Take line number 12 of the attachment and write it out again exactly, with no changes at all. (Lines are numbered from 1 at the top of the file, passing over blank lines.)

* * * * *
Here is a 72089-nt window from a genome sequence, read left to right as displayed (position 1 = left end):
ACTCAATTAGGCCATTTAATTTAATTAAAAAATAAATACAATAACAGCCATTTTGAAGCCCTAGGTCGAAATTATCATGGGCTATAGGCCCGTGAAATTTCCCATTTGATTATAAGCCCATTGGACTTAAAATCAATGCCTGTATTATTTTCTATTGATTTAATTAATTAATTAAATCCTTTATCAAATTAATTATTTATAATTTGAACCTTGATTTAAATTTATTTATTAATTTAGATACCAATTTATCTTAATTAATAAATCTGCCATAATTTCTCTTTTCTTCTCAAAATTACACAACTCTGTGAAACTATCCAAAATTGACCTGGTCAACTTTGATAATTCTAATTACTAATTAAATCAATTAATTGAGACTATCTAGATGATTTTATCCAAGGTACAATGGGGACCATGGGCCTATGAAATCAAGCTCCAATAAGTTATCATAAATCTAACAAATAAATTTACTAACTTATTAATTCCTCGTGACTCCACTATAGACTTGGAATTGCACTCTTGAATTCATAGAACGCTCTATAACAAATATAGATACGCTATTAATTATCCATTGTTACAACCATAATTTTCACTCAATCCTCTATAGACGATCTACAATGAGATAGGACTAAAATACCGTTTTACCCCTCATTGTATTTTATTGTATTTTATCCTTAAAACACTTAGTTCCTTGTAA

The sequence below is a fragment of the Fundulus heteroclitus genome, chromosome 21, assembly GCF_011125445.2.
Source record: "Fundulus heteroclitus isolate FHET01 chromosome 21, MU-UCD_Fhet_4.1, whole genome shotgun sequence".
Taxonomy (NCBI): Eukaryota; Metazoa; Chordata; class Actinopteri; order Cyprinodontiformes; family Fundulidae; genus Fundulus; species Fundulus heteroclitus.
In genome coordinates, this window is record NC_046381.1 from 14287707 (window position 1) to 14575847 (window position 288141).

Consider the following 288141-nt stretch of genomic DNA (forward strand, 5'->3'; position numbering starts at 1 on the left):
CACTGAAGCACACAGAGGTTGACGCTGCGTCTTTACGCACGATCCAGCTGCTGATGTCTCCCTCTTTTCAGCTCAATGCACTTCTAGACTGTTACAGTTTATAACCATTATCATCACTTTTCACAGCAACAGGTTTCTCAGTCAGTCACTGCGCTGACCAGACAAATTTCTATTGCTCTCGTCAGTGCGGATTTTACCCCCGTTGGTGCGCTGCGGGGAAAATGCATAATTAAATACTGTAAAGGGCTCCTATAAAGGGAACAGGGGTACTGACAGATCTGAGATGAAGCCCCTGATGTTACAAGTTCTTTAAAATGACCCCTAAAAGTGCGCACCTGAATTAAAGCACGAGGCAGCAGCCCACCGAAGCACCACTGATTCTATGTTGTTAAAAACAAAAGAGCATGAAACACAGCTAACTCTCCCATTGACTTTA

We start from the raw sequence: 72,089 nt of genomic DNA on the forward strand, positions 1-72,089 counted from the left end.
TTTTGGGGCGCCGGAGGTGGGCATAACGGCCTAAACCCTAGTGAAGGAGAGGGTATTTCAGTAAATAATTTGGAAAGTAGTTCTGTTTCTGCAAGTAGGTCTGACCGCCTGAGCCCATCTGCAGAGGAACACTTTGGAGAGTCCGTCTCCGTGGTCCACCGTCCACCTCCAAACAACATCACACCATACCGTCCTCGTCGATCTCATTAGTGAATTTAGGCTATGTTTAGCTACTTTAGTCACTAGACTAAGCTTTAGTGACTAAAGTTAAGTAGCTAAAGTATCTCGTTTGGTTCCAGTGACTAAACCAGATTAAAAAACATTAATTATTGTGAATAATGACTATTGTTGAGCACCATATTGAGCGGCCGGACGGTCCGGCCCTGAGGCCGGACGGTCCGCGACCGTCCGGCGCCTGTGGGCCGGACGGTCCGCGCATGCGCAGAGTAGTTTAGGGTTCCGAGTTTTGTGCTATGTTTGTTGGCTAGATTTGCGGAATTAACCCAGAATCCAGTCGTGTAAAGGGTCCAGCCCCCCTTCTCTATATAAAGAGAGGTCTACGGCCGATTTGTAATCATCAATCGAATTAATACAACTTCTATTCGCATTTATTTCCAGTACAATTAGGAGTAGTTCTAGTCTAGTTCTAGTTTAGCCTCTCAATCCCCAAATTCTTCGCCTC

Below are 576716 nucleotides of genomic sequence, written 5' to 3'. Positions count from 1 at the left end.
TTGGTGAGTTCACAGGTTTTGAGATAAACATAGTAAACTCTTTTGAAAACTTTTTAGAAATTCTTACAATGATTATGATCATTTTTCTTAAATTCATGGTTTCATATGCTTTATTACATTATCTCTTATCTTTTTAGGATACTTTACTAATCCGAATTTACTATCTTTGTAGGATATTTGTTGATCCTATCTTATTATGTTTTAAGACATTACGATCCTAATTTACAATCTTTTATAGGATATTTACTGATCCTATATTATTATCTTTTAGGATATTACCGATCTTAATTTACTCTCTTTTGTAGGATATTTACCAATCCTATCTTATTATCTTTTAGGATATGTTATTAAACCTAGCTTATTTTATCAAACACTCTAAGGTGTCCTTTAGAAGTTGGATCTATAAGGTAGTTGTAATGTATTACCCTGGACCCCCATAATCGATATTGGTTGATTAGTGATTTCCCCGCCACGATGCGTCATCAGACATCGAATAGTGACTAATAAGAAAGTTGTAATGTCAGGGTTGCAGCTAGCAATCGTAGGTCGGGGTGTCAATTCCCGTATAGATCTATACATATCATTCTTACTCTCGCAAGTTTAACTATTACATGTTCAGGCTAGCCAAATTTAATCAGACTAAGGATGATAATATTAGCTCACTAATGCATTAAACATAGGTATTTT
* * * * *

TTGGTGAGTTCACAGGTTTTGAGATAAACATAGTAAACTCTTTTGAAAACTTTTTAGAAATTCTTACAATGATTATGATCATTTTTCTTAAATTCATGGTTTCATATGCTTTATTACATTATCTCTTATCTTTTTAGGATACTTTACTAATCCGAATTTACTATCTTTGTAGGATATTTGTTGATCCTATCTTATTATGTTTTAAGACATTACGATCCTAATTTACAATCTTTTATAGGATATTTACTGATCCTATATTATTATCTTTTAGGATATTACCGATCTTAATTTACTCTCTTTTGTAGGATATTTACCAATCCTATCTTATTATCTTTTAGGATATGTTATTAAACCTAGCTTATTTTATCAAACACTCTAAGGTGTCCTTTAGAAGTTGGATCTATAAGGTAGTTGTAATGTATTACCCTGGACCCCCATAATCGATATTGGTTGATTAGTGATTTCCCCGCCACGATGCGTCATCAGACATCGAATAGTGACTAATAAGAAAGTTGTAATGTCAGGGTTGCAGCTAGCAATCGTAGGTCGGGGTGTCAATTCCCGTATAGATCTATACATATCATTCTTACTCTCGCAAGTTTAACTATTACATGTTCAGGCTAGCCAAATTTAATCAGACTAAGGATGATAATATTAGCTCACTAATGCATTAAACATAGGTATTTT